U.S. District Judge Jesse Furman imposed the sentence on Joseph Lombardo after rejecting defense arguments that his crime didn't constitute fraud because there was no financial harm to the National Basketball Players Association.
, 73, of Gates Mills, Ohio, pleaded guilty last year to charges of mail fraud and hindering the investigation by lying to a grand jury.
The founder and former chief executive of Prim Capital Corp.
told the judge on Tuesday that he
regretted "stupid, arrogant and criminal acts" that left a successful career in ruins.
"There's no excuse for what I did," he
"I should have known better."
had managed up to $250 million of the union's assets, reviewed individual players' investments and conducted financial seminars for players for more than a decade.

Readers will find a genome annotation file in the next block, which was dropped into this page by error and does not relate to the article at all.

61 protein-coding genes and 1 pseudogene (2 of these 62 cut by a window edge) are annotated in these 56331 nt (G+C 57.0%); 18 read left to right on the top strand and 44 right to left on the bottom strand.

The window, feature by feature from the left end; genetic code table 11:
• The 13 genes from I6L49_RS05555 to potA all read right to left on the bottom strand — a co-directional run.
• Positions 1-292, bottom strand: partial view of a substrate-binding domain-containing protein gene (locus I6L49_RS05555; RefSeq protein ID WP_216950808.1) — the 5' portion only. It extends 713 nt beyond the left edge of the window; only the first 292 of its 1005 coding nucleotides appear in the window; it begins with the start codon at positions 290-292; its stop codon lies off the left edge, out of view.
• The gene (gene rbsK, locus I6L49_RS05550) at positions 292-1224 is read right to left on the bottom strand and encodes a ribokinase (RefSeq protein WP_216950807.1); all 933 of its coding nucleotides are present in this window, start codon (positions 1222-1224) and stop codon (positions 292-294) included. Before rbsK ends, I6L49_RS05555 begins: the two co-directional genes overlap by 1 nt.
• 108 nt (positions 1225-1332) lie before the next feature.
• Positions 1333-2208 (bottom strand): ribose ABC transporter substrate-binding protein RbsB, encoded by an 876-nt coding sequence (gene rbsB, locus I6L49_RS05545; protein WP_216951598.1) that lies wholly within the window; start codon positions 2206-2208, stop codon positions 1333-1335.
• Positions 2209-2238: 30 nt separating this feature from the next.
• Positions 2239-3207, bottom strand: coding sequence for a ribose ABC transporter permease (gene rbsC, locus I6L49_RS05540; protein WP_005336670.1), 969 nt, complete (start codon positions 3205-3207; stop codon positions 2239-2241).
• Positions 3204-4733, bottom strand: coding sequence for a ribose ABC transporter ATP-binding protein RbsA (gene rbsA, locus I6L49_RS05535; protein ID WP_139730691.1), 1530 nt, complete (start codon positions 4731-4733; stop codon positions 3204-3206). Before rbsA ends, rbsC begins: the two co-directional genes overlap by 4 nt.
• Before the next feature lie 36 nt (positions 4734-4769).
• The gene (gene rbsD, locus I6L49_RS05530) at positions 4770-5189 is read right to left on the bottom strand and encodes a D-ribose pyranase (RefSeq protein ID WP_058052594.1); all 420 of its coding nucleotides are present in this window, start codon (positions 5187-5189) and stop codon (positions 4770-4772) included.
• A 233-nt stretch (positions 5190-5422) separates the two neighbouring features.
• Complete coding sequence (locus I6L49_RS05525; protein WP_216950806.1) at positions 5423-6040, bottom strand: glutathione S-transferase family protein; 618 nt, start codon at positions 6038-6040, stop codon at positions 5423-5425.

Fearing that the union was seeking to fire the firm amid a federal probe of its finances, Lombardo concocted a contract in 2013 that demanded more than $3 million in fees for five years, prohibited cancellation and had the signature of the union's general counsel, Gary Hall.
admitted a "Gary A. Hall" signature stamp was used to falsify the document.
A recording had captured Lombardo
coaching on how to mislead investigators to cover their tracks, prosecutors said.
was ordered to begin serving his
prison term by July 25.